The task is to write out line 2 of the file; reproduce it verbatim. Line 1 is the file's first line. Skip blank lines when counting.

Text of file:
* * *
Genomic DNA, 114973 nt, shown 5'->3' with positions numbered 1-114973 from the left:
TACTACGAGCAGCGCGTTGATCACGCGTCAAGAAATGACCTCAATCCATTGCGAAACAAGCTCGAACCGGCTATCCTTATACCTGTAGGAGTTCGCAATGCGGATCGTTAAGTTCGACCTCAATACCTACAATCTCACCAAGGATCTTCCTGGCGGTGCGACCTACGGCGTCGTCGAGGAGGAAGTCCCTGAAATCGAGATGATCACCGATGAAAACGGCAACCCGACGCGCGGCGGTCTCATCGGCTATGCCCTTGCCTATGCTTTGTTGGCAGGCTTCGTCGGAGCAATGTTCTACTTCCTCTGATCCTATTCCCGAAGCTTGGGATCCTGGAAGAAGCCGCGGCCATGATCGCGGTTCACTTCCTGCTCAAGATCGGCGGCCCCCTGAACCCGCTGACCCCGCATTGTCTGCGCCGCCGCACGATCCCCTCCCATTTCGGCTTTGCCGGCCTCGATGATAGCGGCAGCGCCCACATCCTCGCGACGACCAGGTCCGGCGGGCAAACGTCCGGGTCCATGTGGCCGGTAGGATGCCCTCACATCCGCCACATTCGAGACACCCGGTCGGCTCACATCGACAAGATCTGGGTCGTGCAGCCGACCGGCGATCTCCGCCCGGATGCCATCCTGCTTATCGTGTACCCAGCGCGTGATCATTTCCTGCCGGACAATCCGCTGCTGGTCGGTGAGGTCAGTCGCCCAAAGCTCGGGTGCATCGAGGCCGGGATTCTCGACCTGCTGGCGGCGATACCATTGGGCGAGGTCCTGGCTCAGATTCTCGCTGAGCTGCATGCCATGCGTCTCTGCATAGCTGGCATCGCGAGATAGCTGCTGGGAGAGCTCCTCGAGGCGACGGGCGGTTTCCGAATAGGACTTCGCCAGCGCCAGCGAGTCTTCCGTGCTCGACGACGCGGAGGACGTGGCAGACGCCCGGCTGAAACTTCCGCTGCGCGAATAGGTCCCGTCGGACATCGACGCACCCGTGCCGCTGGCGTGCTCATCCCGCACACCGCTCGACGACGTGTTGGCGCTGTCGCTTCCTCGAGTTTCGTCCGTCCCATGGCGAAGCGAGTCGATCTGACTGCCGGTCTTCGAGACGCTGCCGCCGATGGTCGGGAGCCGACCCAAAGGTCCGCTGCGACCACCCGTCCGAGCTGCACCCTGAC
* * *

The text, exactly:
TACTACGAGCAGCGCGTTGATCACGCGTCAAGAAATGACCTCAATCCATTGCGAAACAAGCTCGAACCGGCTATCCTTATACCTGTAGGAGTTCGCAATGCGGATCGTTAAGTTCGACCTCAATACCTACAATCTCACCAAGGATCTTCCTGGCGGTGCGACCTACGGCGTCGTCGAGGAGGAAGTCCCTGAAATCGAGATGATCACCGATGAAAACGGCAACCCGACGCGCGGCGGTCTCATCGGCTATGCCCTTGCCTATGCTTTGTTGGCAGGCTTCGTCGGAGCAATGTTCTACTTCCTCTGATCCTATTCCCGAAGCTTGGGATCCTGGAAGAAGCCGCGGCCATGATCGCGGTTCACTTCCTGCTCAAGATCGGCGGCCCCCTGAACCCGCTGACCCCGCATTGTCTGCGCCGCCGCACGATCCCCTCCCATTTCGGCTTTGCCGGCCTCGATGATAGCGGCAGCGCCCACATCCTCGCGACGACCAGGTCCGGCGGGCAAACGTCCGGGTCCATGTGGCCGGTAGGATGCCCTCACATCCGCCACATTCGAGACACCCGGTCGGCTCACATCGACAAGATCTGGGTCGTGCAGCCGACCGGCGATCTCCGCCCGGATGCCATCCTGCTTATCGTGTACCCAGCGCGTGATCATTTCCTGCCGGACAATCCGCTGCTGGTCGGTGAGGTCAGTCGCCCAAAGCTCGGGTGCATCGAGGCCGGGATTCTCGACCTGCTGGCGGCGATACCATTGGGCGAGGTCCTGGCTCAGATTCTCGCTGAGCTGCATGCCATGCGTCTCTGCATAGCTGGCATCGCGAGATAGCTGCTGGGAGAGCTCCTCGAGGCGACGGGCGGTTTCCGAATAGGACTTCGCCAGCGCCAGCGAGTCTTCCGTGCTCGACGACGCGGAGGACGTGGCAGACGCCCGGCTGAAACTTCCGCTGCGCGAATAGGTCCCGTCGGACATCGACGCACCCGTGCCGCTGGCGTGCTCATCCCGCACACCGCTCGACGACGTGTTGGCGCTGTCGCTTCCTCGAGTTTCGTCCGTCCCATGGCGAAGCGAGTCGATCTGACTGCCGGTCTTCGAGACGCTGCCGCCGATGGTCGGGAGCCGACCCAAAGGTCCGCTGCGACCACCCGTCCGAGCTGCACCCTGAC